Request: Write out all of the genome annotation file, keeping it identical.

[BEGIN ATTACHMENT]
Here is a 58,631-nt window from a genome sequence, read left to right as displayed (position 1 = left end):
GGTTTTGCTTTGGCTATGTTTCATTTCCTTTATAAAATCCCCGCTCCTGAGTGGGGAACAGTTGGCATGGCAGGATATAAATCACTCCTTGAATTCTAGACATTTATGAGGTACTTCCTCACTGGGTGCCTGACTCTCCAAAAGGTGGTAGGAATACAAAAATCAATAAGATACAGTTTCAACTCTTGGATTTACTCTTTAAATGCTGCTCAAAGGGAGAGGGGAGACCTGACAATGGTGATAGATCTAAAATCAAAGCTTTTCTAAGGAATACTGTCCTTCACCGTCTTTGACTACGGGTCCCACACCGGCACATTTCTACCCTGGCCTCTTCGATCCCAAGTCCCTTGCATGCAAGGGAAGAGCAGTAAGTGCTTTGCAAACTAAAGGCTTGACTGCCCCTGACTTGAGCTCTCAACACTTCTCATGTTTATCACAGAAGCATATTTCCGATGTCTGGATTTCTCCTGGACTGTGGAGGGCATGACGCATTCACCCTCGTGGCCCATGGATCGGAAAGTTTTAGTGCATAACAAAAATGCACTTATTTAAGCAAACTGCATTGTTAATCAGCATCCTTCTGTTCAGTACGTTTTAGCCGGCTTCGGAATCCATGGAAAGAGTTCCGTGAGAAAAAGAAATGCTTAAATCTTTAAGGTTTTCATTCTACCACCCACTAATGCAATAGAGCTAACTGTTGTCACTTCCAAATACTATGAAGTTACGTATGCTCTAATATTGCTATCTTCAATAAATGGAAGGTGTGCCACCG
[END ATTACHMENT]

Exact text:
Here is a 58,631-nt window from a genome sequence, read left to right as displayed (position 1 = left end):
GGTTTTGCTTTGGCTATGTTTCATTTCCTTTATAAAATCCCCGCTCCTGAGTGGGGAACAGTTGGCATGGCAGGATATAAATCACTCCTTGAATTCTAGACATTTATGAGGTACTTCCTCACTGGGTGCCTGACTCTCCAAAAGGTGGTAGGAATACAAAAATCAATAAGATACAGTTTCAACTCTTGGATTTACTCTTTAAATGCTGCTCAAAGGGAGAGGGGAGACCTGACAATGGTGATAGATCTAAAATCAAAGCTTTTCTAAGGAATACTGTCCTTCACCGTCTTTGACTACGGGTCCCACACCGGCACATTTCTACCCTGGCCTCTTCGATCCCAAGTCCCTTGCATGCAAGGGAAGAGCAGTAAGTGCTTTGCAAACTAAAGGCTTGACTGCCCCTGACTTGAGCTCTCAACACTTCTCATGTTTATCACAGAAGCATATTTCCGATGTCTGGATTTCTCCTGGACTGTGGAGGGCATGACGCATTCACCCTCGTGGCCCATGGATCGGAAAGTTTTAGTGCATAACAAAAATGCACTTATTTAAGCAAACTGCATTGTTAATCAGCATCCTTCTGTTCAGTACGTTTTAGCCGGCTTCGGAATCCATGGAAAGAGTTCCGTGAGAAAAAGAAATGCTTAAATCTTTAAGGTTTTCATTCTACCACCCACTAATGCAATAGAGCTAACTGTTGTCACTTCCAAATACTATGAAGTTACGTATGCTCTAATATTGCTATCTTCAATAAATGGAAGGTGTGCCACCG